We used Wildlife Computers Geolocation Processing and modelling software (GPE3) to generate broad latitude derived surface areas of uncertainty (i.e. Lightloc locations) that were subsequently constrained by matching device recorded surface events and water temperature readings (taken at night to avoid solar influence) with corresponding reference data for sea surface temperature and bathymetry to determine the most likely area of location. Historically, estimates of location in offshore areas (where the sharks ranged deeper into the water column) were likely to be associated with broader confidence intervals owing to a reduction in the quality of light data (see Doherty et al. 2017a; Braun et al. 2018). However, the incorporation of ‘maximum swimming depth’ into the underlying GPE3 Hidden Markov models allows for location refinement by a process of exclusion (i.e. dive depth cannot exceed bathymetry). The resulting surface probability grids were further constrained by a predetermined animal speed parameter to eliminate locations too far to be biologically feasible. The recommended model parameter (Wildlife Computers) is 1.5–2 times the normal cruise speed of the animal. Here, we used a maximum sustained cruise speed for basking sharks of 2 ms−1 after Johnston et al. (2018) and a model parameter of 3.5 ms−1. In addition, when accurate Argos and Fastloc positions were available the GPE3 software used these as ‘anchor points’ to refine the trajectory of the track and improve the accuracy of the model. Maximum likelihood tracks were then plotted using the ggplot2 package in R (Wickham 2019).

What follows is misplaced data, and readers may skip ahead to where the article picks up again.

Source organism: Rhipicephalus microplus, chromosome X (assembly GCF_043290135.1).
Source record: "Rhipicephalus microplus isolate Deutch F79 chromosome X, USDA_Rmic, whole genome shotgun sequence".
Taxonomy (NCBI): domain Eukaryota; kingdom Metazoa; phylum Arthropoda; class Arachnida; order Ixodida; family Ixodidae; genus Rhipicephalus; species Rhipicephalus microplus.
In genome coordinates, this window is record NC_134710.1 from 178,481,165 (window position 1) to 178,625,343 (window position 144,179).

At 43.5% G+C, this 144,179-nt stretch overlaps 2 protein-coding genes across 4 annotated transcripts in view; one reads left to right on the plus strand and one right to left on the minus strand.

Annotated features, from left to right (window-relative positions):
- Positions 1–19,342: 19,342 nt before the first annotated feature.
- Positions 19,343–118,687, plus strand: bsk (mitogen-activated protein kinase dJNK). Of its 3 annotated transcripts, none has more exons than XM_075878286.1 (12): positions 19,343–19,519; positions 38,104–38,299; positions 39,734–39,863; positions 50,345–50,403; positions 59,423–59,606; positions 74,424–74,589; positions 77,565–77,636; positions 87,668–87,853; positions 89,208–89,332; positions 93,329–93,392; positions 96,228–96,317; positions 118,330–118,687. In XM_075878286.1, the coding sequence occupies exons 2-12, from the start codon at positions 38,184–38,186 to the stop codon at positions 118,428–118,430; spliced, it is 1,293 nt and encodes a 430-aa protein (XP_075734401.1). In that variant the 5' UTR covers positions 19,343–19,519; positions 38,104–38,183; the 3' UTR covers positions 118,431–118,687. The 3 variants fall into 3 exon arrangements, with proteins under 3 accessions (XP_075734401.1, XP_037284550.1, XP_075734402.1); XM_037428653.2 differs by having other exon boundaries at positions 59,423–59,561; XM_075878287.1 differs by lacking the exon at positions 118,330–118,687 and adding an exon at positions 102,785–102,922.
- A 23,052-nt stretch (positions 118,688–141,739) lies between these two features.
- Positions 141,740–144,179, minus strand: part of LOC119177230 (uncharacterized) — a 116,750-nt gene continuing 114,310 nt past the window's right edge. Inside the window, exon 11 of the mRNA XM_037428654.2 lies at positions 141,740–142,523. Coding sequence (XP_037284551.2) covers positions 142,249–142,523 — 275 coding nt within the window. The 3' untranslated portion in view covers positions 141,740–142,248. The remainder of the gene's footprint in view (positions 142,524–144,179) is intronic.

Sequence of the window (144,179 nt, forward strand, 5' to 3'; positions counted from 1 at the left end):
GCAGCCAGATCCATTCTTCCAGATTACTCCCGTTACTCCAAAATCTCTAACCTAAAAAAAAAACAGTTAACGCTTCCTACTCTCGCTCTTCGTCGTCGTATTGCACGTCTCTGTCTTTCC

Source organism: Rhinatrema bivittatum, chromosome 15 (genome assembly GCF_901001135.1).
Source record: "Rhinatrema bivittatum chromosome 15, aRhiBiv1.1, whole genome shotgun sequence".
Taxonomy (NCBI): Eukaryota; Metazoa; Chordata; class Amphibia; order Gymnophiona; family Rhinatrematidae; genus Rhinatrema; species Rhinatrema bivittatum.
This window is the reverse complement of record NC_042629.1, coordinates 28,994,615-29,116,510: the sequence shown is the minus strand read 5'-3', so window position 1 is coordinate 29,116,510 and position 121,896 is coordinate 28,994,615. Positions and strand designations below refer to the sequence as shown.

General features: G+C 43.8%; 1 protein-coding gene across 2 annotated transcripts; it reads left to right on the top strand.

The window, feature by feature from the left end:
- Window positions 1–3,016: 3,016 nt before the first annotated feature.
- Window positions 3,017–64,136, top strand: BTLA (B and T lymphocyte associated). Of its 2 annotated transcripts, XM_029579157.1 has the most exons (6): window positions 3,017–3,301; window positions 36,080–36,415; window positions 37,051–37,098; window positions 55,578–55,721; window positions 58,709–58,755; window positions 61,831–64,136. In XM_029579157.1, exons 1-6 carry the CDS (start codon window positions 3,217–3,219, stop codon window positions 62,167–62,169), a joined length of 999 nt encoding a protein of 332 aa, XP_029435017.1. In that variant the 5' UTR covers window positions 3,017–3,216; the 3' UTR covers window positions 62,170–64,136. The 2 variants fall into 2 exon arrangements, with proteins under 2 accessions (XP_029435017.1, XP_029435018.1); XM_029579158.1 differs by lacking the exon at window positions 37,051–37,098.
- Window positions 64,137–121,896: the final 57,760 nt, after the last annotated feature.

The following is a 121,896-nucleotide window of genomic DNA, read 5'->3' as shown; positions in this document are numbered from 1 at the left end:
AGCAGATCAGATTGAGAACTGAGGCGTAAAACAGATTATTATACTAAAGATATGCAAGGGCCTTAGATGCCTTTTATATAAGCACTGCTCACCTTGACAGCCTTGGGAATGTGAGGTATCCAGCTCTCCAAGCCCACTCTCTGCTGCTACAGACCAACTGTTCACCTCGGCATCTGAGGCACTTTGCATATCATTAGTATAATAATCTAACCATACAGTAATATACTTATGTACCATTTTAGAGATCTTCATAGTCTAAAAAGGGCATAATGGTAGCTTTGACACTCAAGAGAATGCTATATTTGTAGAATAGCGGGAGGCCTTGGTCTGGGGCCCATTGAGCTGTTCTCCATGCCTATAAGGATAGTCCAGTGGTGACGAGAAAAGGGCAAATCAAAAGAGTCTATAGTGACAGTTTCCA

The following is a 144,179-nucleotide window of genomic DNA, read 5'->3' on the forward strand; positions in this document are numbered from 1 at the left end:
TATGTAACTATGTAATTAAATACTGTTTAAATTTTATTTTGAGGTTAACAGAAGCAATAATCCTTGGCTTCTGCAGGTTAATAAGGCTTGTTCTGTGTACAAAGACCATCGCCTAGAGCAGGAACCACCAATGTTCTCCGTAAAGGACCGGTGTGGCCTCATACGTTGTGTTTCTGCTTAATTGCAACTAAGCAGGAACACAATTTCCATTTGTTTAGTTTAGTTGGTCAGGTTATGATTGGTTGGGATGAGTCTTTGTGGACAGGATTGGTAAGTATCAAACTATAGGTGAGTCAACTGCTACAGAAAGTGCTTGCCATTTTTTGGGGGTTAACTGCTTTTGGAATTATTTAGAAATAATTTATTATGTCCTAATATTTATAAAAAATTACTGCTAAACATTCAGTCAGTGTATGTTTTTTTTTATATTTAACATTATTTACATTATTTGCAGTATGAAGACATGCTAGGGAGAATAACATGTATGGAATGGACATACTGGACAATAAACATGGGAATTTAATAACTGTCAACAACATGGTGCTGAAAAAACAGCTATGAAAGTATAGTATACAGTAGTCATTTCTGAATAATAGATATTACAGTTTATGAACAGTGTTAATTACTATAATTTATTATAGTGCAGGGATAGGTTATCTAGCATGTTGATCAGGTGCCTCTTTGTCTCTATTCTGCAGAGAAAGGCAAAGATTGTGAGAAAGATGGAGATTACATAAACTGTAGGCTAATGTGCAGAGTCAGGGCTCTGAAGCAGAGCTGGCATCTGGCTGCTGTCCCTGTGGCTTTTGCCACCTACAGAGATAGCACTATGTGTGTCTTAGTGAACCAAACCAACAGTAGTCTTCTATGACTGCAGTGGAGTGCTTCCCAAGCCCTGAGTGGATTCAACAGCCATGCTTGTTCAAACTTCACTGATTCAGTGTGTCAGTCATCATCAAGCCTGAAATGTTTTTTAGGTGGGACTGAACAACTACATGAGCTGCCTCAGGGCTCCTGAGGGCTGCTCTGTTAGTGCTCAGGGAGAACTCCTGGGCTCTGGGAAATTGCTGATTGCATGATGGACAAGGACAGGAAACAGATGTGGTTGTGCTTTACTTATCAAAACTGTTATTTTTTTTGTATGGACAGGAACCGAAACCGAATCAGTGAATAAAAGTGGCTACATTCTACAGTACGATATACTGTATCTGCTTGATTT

Depth and temperature data

The PATF tags recorded pressure every second with an accuracy equating to ~ 10 cm (i.e. pressure was taken as a proxy for depth in metres) and water temperature every minute to a resolution of 0.05 C. These raw data were summarised as minimum and maximum depth and minimum and maximum temperature, in four data files daily, covering the pre-determined time blocks: 00:00–06:00; 06:00–12:00; 12:00–18:00; 18:00–00:00. For each 6-h time period, the tag recorded the percentage of time the shark spent in five pre-defined temperature bins (< 9 °C, 9–12 °C, 12–15 °C, 15–18 °C > 18 °C). The four data summary files were then aggregated and combined with available location data (Lightloc) for the 24-h period and subsequently compressed on board the tag (i.e. raw data were not available) for transmission post pop-off. Post pop-off only a representative sample of the compressed data files are transmitted via the ARGOS network.